It will of course be obvious to one skilled in the art that in order for the feature described and claimed herein to be used with any communication system, the feature must be blended into the overall structure of the system in which it is used and must be tailored to mesh with all of the other features and operations of such a system. Thus, in order to avoid confusion and in order to allow those skilled in the art to utilize the invention claimed herein, this patent specification will concentrate on providing an understanding of the problems and constraints typically found in a communication system where the feature may be used. The patent specification will provide the logical steps necessary for the implementation and blending of the described feature into such a larger system, having many such features.
One such communication system where the structure claimed herein can be used is a station oriented solid-state, stored program control, business communication system. FIG. 1 shows a block diagram of such a system which combines the usual key system features (hold, visual indication, etc.) with many features only recently available.
These features are fully detailed in five issued U.S. patents, each directed to a different operational feature of a communication system. These patents are Allison et al, U.S. Pat. No. 4,109,113; Fenton et al, U.S. Pat. No. 4,150,259; Fenton et al, U.S. Pat. No. 4,150,257; Nahabedian, U.S. Pat. No. 4,125,748; and Densmore et al, U.S. Pat. No. 4,291,199. These five patents are incorporated by reference as though they were each reproduced in their entirety herein.
Call processing in the system is under the control of processor 15 in common control 14. Each station, such as Station S1, and line port, such as 13-1, is scanned to detect any changes in status. In response to any change (e.g., on-hook, off-hook, button depression, etc.), the processor, per instructions in the stored program in memory 16 translates these changes into system commands. The system also generates commands via a bidirectional data bus 101 to the multibutton electronic telephone (MET) set, shown in detail in FIG. 2, to light the light emitting diodes (LEDs) and ring the tone ringer associated with the MET set. All of the MET sets provide TOUCH-TONE dialing, tone ringing, and LED indications. The LED indicators will be discussed hereinafter. The tone ringer provides two distinctive audible signals - low-pitched tone ringing to indicate incoming CO calls and high-pitched tone ringing to indicate incoming station-to-station (intercom) calls.
Nonbutton key sets can be used as station positions where only station-to-station (intercom) calling and/or outward dialing, via dial access pooled facilities or a central answer position, are required. In this implementation the first (lower) 4 buttons on each MET station set are always the same. They are: Hold, ±, and two system access buttons, each associated with the intercom number of the particular station. The ± feature is described in the aforementioned patent of Fenton et al. The system access buttons are used to receive calls from other stations within the communication system (intercom) and to originate such calls or to access system facilities such as lines, paging ports, etc. Incoming calls may terminate on either system access button depending on their busy/idle status. If the lower one is busy, a second incoming call comes to the second (upper) one, giving a visual call waiting indication accompanied by a single audible ring if the station is off-hook. The system access buttons are also used in conferencing and call transfer features such as described in the aforementioned patent of Nahabedian et al. The remainder of the buttons on the MET station sets are flexible buttons and can be assigned to any of the button-activated station or answering position features, such as call coverage, as shown in the aforementioned patent application of Fenton et al, and pooled line treatment, as shown in the aforementioned patent application of Allison et al.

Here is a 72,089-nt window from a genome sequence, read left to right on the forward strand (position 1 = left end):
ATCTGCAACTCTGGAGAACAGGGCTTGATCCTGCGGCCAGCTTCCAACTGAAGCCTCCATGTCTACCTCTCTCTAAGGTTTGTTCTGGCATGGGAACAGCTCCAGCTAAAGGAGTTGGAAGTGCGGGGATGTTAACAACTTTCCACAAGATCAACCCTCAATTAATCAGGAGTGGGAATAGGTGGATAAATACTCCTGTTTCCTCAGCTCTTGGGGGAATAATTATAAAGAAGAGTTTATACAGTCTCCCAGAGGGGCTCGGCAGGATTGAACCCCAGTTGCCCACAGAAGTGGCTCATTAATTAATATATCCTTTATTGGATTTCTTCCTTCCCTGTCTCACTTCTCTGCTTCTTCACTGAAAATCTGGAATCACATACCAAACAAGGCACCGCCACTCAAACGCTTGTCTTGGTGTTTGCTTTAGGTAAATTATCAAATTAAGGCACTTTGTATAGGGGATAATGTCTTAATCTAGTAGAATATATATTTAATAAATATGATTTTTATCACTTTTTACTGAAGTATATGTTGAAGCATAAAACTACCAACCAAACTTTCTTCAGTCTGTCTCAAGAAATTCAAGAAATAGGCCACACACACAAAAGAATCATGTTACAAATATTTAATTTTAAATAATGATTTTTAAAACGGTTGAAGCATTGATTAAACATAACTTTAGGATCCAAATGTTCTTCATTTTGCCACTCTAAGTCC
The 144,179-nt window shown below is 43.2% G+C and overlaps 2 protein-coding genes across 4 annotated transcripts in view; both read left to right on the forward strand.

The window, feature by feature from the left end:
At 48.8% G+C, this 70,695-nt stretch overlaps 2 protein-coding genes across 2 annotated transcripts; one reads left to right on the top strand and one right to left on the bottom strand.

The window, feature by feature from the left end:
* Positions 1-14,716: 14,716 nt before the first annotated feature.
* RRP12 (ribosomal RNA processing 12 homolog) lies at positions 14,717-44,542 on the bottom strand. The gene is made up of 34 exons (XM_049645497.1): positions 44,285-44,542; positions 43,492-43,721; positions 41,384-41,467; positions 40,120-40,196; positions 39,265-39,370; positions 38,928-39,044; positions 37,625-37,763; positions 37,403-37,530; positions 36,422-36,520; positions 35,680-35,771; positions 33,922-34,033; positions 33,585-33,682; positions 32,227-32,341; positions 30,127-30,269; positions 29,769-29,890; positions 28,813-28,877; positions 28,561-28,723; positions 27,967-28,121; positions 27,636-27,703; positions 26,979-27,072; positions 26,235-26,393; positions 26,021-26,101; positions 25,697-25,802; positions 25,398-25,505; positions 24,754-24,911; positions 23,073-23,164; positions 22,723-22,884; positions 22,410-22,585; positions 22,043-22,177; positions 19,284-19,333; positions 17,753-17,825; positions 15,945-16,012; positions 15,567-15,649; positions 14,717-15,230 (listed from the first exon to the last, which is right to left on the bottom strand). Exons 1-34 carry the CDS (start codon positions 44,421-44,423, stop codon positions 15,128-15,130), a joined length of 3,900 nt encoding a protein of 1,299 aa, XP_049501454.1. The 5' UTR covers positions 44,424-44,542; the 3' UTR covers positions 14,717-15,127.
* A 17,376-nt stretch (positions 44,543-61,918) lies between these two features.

As shown in FIG. 1 there are three pairs of wires coming out of the electronic key telephone set to the interface unit: T&R, data in, data out. The T&R pairs are connected to switching network 11. In the example shown a space division network with n links is shown. It may be replaced by a time division network with n time slots. The data link between the set and the processor is used to transmit information to the processor which will configure the switching network and send LED control signals back to the telephone sets accordingly. System facilities, such as system facility 10, is understood to include origination registers, tone circuits, stations, lines, trunks or any port which can be communication coupled to a link of the network.
Common control 14 consists of processor 15, interface units 17 and 18 and memory 16. The memory unit consists of a program store 16-1, and a data store 16-2. The data store is subdivided into the following:
A. Translation which contains the hardware configuration data. For example, the button assignments and station class or service.
B. Status which stores the state of the system at a given moment. For the station, it contains
(a) Station state: switchhook; ± operation; whether actively connected to the network or not. (Data structures SEIO and SBLP in status memory 16-2.)
(b) Button state: for each button
(i) if I-USE is on
(ii) what is the green status LED state (Data structure SELS in memory 16-2)
(iii) which link is associated with calls on this button. (Data structure SBLP in memory 16-2.)
C. Temporary Data which is used to process a call and is a scratch-pad area.
A typical common control processor works on a 25 ms work cycle. A high level executive program, TSK-- DSP, controls the order of tasks executed in a work cycle. At the beginning of each cycle, a hardware real time interrupt is received by the processor. The interrupt handling routine sets a flag and returns to the interrupted task which in turn will relinquish control to the executive program, TSK-- DSP, as soon as it reaches a convenient break point. The task dispenser decides which task is to be executed next according to a schedule. Basically these tasks fall into three categories: